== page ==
What's the real risk of you getting COVID in Lafayette right now?

You may think that you're safer around a crowd of people you know, or maybe an area with good ventilation. You may think that the event you're at may be safer because you know a good amount of the people in the room are vaccinated. While all of these things may hold some truth, none of them will stop the percentage of COVID-19-positive individuals that could be present at any given event in Lafayette.

Luckily, we have this nifty COVID-19 Event Risk Assessment Planning Tool with real-time updates for your specific area. The tool is a collaborative effort between professors at Georgia Tech and researchers at Duke, Stanford, and the Applied Bioinformatics Laboratory.

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The tool is free and supported by the CDC, along with other charities and foundations. The way that it works is that it will give you a risk level (or estimated chance) from 0-100% that "at least 1 COVID-19 positive individual will be present at an event, given its size and location.

Another important factor to consider when using the tool is "ascertainment bias." Based on data and the increase in testing, experts assume there are more positive COVID cases than are being reported—five times more cases to be exact. Depending on testing in your area, the ascertainment bias may be higher. Increased testing in your area would lead to lower ascertainment biases.

With Louisiana's soaring numbers, let's assume our testing is better than average and use the 3:1 ascertainment bias (3x more cases than what's being reported).

If you're going out to dinner with a table of 10 friends or doing some quick shopping in a convenience store, there's a 30% chance at least 1 COVID-positive individual will be present.

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If you bump that total to 15 people (think fitness classes or small clothing store) we see a jump to 43%.

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Hiked up to 20 people, the percentage chance of a COVID-positive individual surpasses the 50% mark. This is walking into your average coffee shop, or attending an outdoor cookout with family and friends.

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Making the jump from 20 to 25 people, allows us to measure two very common places where people are gathering this fall. Classroom settings and small bars carry a 60% risk estimate.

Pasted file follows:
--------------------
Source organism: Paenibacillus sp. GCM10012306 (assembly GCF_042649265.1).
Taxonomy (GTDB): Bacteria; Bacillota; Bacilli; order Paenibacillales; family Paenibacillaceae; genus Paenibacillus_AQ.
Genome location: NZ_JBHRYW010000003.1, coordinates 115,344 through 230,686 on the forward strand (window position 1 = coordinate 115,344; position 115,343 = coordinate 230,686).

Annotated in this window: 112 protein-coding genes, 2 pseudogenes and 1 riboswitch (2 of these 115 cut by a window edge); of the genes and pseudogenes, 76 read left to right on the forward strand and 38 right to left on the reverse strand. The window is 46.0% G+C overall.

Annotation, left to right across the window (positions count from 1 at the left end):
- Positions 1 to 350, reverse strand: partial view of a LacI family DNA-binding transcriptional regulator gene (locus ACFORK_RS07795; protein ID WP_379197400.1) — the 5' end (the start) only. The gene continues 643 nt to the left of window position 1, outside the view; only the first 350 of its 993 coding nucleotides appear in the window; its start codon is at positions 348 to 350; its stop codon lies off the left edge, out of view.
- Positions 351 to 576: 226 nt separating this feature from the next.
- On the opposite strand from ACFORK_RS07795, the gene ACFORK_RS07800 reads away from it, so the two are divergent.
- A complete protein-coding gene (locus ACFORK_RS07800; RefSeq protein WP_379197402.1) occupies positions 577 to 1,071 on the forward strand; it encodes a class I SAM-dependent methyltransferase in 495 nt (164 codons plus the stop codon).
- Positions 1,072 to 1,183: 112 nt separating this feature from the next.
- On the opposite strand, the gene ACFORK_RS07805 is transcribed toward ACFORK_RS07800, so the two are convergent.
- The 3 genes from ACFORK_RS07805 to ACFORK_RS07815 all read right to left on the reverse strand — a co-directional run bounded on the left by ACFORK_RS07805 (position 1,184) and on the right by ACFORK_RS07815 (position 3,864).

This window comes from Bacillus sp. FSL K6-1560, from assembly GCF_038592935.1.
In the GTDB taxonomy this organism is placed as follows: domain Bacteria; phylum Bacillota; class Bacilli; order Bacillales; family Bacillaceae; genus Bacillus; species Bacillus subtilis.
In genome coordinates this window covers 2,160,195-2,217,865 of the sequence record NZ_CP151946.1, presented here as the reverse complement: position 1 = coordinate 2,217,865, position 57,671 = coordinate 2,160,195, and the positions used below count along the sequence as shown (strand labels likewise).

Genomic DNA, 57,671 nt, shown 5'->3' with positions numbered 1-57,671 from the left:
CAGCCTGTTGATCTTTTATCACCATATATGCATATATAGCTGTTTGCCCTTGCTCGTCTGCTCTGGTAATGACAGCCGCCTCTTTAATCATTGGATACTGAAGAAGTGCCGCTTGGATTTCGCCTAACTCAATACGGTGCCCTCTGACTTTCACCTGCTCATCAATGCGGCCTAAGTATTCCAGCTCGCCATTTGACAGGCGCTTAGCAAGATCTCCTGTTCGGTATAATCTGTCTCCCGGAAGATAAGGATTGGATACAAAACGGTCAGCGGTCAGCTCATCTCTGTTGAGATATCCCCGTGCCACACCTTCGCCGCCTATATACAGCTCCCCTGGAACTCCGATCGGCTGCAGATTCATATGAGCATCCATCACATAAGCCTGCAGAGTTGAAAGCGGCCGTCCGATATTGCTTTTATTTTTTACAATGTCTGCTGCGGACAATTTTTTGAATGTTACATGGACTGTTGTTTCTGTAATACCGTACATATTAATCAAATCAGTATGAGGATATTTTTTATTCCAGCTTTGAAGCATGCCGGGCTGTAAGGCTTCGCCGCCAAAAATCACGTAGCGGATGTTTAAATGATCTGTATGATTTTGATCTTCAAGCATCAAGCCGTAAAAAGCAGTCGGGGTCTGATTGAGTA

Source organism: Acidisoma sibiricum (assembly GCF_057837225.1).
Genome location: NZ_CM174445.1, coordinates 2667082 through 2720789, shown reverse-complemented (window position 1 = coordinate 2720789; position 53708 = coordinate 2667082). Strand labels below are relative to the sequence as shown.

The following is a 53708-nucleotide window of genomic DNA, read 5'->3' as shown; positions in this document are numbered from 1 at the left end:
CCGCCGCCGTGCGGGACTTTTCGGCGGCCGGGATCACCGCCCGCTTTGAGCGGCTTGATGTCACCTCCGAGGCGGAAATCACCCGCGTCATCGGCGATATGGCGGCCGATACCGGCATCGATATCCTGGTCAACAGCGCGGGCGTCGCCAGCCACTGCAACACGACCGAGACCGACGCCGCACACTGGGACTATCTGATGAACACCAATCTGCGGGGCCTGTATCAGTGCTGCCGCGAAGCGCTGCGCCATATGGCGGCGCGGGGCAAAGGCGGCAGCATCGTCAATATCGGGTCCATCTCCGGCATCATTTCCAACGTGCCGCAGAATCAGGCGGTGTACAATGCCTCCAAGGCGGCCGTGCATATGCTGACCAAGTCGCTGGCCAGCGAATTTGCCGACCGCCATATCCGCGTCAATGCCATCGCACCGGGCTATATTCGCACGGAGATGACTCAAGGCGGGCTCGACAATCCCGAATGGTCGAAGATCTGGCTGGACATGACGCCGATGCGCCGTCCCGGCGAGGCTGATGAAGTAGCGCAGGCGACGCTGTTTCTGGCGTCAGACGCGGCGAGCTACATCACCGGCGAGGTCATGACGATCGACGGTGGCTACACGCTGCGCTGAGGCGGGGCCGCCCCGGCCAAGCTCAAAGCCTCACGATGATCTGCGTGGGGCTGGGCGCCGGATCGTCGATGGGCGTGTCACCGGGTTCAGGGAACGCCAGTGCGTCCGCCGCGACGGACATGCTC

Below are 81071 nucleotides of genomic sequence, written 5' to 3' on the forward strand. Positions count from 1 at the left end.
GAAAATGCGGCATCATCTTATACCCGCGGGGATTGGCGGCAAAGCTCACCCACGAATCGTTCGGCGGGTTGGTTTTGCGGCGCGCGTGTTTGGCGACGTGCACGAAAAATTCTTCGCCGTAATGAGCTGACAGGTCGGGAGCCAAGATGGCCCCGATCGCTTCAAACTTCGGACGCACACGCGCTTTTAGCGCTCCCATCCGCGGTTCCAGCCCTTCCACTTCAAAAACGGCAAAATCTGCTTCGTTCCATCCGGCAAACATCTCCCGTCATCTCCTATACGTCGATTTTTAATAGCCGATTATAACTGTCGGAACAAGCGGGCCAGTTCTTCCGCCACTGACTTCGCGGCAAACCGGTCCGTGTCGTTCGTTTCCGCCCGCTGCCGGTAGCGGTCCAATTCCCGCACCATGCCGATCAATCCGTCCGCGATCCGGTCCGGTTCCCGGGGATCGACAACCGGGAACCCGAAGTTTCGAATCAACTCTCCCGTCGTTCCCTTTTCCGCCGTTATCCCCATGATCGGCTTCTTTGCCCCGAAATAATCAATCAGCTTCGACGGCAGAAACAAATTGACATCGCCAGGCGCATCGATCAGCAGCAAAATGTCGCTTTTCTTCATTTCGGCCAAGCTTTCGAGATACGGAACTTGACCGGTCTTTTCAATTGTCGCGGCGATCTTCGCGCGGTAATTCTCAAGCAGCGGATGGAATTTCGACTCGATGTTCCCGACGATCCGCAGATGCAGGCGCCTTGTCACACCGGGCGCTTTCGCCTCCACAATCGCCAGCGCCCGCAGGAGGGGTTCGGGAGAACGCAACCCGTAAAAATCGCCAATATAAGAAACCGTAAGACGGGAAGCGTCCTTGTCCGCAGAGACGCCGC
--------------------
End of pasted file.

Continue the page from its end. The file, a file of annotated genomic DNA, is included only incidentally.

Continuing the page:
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The next jump in numbers starts to put us in dangerous territory. When I slid the tool to 50+ people, you could see the colors shift, beginning to separate Louisiana and other parts of the Southeastern U.S. from the rest of the country. House parties and grocery runs fall into this category, and there is an 84% chance that someone with COVID will be present.

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The next number was the number that gave me a threshold I was looking for. What was the crowd size that would it be safe to assume at least ONE person present was infected with COVID-19?

Apparently, that "magic" number is 100 people because it brings the risk to just under 100%.

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I didn't want to waste my time after getting the near-100% result on 100 people, but for the sake of entertainment and "what if" I dragged that bar all the way to 1000 people and the entire country lit up as you can see below.

GA Tech

So, there's some information for you to digest or maybe put your mind at ease about an event that you will either attend or cancel over the next few weeks and months. Also, remember that wearing masks, gathering in smaller groups, and distancing are all ways to "reduce the risk of breakthrough infections"—that goes for vaccinated and unvaccinated individuals.

Speaking of distancing. The numbers are in from Lollapalooza after insane crowds went viral.

It's my hope that this easy to use tool helps give people the most accurate picture of what's going on in real time and allows them access to information that will keep them and their families safe as we try to get a handle on this most recent surge of COVID.

Check out the website here.

LOOK: Answers to 30 common COVID-19 vaccine questions

While much is still unknown about the coronavirus and the future, what is known is that the currently available vaccines have gone through all three trial phases and are safe and effective. It will be necessary for as many Americans as possible to be vaccinated in order to finally return to some level of pre-pandemic normalcy, and hopefully these 30 answers provided here will help readers get vaccinated as soon they are able.